Between Tuesday, March 7th and Saturday, March 11th, some rather low tides occurred.  They are printed in red on the tide table booklet made available by the Mendocino Area Parks Association and are noted at the back of that booklet as “minus tide days.”  On the afternoon of March 7th, a Mendocino resident came by the Kelley House to let us know that he had spotted something of potential interest at the bottom of the “blow hole” out at Shipping Point, located within Mendocino Headlands State Park.  He had photographed the exposed rocks at the base of the blow hole with his cell phone.

It was a lovely day, and I decided to “play hooky” and go out to have a look for myself.  The most prominent object visible was a round piece of what looked to be a wheel or gear related to machinery, measuring perhaps three feet across.  We speculated about what it might be, thinking that it had surely been associated with Mendocino’s shipping history and the mechanisms for loading and unloading lumber, goods and people from this very spot on the headlands.  I took several photographs myself, however the angle of the sun had changed, and the base of the blow hole was now in shadow.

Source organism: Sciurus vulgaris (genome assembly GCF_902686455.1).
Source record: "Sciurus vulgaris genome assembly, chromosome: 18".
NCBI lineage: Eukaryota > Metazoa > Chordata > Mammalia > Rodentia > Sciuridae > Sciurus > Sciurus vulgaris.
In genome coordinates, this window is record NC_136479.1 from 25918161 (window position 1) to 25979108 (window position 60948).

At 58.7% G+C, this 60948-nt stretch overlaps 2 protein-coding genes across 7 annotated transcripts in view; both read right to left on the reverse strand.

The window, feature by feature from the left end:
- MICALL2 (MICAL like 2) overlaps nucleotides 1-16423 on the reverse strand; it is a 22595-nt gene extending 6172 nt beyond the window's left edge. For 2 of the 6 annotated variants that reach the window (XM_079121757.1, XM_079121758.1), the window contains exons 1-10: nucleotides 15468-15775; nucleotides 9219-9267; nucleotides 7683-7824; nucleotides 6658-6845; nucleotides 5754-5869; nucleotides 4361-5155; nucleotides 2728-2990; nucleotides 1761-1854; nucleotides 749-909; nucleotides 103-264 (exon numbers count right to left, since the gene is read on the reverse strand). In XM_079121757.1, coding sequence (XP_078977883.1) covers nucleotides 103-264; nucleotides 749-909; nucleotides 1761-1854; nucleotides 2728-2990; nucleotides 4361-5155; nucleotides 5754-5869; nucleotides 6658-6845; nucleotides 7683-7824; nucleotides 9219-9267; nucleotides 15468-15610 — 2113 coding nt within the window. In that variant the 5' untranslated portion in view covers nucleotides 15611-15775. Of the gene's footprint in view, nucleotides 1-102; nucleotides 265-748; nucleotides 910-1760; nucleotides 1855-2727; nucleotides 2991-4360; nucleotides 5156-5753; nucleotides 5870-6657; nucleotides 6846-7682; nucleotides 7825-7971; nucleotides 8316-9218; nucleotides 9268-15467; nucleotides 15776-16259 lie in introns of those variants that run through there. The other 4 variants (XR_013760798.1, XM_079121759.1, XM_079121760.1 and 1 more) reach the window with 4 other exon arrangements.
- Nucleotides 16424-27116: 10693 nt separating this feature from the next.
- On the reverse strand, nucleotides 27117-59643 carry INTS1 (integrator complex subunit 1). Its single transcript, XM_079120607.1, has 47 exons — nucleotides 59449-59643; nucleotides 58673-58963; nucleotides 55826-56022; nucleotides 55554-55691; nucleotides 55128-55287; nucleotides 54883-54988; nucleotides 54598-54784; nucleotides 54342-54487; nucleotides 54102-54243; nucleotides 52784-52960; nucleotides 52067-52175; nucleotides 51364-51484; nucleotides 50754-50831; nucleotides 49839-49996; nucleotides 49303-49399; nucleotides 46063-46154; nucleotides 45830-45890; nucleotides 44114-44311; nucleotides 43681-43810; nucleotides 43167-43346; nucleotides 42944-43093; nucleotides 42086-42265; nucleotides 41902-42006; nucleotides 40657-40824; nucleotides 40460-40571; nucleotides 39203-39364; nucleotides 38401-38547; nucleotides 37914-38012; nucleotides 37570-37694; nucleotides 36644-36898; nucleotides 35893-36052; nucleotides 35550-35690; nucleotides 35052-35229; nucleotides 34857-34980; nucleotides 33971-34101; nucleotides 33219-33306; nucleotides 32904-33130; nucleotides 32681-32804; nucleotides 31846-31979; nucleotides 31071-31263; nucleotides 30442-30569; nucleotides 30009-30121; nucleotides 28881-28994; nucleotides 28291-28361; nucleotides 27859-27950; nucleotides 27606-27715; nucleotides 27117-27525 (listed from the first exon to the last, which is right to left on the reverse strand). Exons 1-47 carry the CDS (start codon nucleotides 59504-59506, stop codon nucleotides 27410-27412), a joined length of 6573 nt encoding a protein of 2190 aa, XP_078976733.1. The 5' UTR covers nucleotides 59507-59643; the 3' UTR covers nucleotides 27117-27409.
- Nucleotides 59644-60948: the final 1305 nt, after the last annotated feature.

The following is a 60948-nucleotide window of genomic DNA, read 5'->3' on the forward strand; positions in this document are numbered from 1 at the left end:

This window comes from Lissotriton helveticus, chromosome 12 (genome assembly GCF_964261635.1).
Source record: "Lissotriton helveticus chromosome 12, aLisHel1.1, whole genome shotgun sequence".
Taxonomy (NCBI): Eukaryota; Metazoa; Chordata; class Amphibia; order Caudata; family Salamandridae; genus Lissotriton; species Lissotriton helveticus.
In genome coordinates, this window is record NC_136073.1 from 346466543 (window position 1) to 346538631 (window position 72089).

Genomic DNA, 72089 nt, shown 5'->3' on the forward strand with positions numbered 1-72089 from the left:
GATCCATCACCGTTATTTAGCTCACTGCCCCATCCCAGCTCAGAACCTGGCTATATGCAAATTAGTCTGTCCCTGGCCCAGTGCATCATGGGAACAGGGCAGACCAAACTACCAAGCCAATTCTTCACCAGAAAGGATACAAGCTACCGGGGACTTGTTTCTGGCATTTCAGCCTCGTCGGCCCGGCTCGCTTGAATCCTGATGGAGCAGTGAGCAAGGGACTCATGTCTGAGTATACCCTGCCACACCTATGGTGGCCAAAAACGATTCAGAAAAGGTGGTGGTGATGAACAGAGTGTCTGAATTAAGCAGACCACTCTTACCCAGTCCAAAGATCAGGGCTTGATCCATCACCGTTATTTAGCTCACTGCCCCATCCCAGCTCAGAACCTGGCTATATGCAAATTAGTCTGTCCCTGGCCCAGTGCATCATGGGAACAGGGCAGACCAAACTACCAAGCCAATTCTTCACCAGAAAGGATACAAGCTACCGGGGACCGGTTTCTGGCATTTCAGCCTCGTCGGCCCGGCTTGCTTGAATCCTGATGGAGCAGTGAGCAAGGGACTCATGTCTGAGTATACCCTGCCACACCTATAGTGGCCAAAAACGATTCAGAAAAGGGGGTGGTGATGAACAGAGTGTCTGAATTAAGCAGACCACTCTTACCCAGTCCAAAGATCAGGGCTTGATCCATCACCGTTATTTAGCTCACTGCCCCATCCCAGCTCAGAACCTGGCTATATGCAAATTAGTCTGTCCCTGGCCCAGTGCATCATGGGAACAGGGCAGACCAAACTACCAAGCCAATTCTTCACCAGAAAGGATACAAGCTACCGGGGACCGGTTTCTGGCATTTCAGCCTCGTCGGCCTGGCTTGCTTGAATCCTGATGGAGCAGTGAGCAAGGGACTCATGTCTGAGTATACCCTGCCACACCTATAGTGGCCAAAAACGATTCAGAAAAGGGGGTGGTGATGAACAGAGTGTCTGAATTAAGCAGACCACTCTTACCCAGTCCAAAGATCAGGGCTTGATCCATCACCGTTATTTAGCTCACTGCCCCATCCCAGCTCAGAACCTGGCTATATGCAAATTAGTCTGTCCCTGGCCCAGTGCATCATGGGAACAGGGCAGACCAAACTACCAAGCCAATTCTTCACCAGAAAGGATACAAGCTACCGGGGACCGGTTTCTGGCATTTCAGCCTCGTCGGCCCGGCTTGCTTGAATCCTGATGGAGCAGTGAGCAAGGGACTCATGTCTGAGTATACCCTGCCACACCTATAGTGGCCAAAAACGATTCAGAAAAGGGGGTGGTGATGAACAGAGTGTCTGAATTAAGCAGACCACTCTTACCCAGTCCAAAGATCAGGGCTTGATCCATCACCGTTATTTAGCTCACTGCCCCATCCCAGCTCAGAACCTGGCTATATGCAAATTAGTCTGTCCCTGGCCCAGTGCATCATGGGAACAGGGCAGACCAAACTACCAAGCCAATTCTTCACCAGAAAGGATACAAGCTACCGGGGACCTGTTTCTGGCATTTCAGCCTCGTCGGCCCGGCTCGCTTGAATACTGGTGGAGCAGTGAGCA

Returning to the Kelley House Museum’s research office, I took a quick look at my own photographs and waited for an email from the interested resident, with his photograph attached.  The email arrived the following day.  I asked some long-term local residents about whether they knew of material being at the base of the blow hole.  Replies indicated no specific knowledge of such.

On further investigation, of both the site itself and the photograph, my best guess is that the round object seen is just one of many others that landed on the top of a pile of scrapped cables, rails, and miscellaneous pieces of steel and iron left over from the once functioning purpose of “Shipping Point.”  Sadly, we know the ocean has too often served as an all too convenient dumping ground for the debris of human activity; Fort Bragg’s “Glass Beach” serves as a well-known local example.  It seems highly likely that the wheel or gear visible in the photograph is at the top of a pile which was gathered together and then pushed off the brink of the headland into the blow hole.  According to notes from our catalog, the last buildings at Shipping Point were dismantled in 1951. Iron in contact with sea water would rust and corrode over time; perhaps the oxidized iron and chemical reactions helped hold everything together in one spot, in spite of the constant washing by wave action.  The bright orange color noted in the area surrounding the round object is unlike anything else within the bottom of the blow hole.  Other non-organic materials are visible in the pile; shapes that are clearly rectangular and reminiscent of segments of rails.

We welcome your questions and input at the Kelley House!  We are here to attempt solutions of “history mysteries,” just as we rely on the community for its knowledge and information about our shared past.